Mercifully, "Curses" manages to be original in its puzzles, which will depend in large part on the history that you can uncover with the help of a few references (some of which are even included in the game). Clues to these puzzles can come from surprising sources, that appear at first blush to be unrelated. (when I say you must examine everything, I'm not kidding) The game's on-line hint system has been personified in the form of supernatural agencies--alas, the hints present are rather cryptic, and if you can't figure out a puzzle from the hint, there won't be any more hints. These agencies also may not recognize some puzzles you want to ask about, which can be frustrating.
"Curses" release 12 expands its map and puzzles in many ways over previous versions, which makes this game even tougher and more frustrating. If you can beat "Curses" single-handedly on this version, then you may accredit yourself a most accomplished gamer. If not... Don't feel bad, almost everyone else had to ask for help. There are 550 points, and the score system is annotated -- if you ask for a 'full' score, you'll be told what points you got from what source. Some of the annotations can be rather amusing.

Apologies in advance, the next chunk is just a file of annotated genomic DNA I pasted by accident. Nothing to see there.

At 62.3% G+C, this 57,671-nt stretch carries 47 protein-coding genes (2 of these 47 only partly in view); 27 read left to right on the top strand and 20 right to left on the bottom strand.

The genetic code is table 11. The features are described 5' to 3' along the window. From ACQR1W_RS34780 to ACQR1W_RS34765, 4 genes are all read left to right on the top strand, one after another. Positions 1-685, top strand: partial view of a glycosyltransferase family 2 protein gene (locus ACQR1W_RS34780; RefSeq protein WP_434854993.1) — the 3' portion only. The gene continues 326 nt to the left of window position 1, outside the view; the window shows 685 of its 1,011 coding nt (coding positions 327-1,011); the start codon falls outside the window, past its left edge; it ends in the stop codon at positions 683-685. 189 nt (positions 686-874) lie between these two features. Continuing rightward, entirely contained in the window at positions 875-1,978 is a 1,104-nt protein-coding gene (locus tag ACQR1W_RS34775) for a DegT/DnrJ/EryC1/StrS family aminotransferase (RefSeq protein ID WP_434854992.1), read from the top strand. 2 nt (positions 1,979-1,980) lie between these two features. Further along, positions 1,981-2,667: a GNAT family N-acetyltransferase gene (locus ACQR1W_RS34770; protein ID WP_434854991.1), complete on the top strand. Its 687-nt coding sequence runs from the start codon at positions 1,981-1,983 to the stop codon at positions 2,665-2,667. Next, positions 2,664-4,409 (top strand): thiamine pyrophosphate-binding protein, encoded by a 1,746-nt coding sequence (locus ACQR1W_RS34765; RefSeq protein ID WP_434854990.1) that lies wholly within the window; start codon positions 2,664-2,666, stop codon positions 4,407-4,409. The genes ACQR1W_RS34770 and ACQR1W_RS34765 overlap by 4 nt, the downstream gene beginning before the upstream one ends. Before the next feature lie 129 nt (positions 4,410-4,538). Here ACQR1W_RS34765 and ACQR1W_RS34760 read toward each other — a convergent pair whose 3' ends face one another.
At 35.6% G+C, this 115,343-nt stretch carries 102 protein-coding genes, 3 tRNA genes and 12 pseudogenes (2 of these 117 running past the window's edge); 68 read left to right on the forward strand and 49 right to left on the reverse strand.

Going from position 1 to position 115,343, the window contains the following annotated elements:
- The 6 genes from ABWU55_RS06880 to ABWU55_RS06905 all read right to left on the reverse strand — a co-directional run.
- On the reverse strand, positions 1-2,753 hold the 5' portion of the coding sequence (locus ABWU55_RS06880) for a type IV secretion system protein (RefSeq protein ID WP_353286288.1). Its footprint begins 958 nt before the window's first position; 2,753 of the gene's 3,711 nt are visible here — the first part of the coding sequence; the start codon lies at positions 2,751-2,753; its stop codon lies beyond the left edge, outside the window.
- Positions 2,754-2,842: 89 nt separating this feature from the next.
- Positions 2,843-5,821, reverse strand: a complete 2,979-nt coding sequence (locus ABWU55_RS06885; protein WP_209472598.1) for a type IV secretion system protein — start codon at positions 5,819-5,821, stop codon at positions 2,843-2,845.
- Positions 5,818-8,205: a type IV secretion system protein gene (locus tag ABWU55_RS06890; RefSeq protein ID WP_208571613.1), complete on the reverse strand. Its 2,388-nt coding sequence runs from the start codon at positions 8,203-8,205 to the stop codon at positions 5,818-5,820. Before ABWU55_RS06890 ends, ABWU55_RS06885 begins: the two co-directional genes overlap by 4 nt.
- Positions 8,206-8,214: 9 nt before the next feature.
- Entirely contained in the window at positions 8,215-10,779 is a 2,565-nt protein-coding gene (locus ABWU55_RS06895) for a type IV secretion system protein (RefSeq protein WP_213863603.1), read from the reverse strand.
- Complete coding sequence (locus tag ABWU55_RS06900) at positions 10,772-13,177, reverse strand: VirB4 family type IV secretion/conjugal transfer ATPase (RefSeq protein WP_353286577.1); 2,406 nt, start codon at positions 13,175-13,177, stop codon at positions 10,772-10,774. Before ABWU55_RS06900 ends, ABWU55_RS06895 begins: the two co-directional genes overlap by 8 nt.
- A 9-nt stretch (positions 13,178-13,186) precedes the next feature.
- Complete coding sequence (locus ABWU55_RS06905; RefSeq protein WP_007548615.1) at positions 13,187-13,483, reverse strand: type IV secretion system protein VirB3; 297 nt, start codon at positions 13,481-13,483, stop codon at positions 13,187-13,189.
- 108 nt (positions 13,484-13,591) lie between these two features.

If you liked the Zork trilogy, and you have a fondness for mythology and obscure things, then you will probably enjoy "Curses". But beware! This is no game where you can sit back and watch the daisies grow--keep your mind sharp, and above all...examine everything.
Author: Jim Reese (email@example.com)
Supports: TADS ports
Review by Neil deMause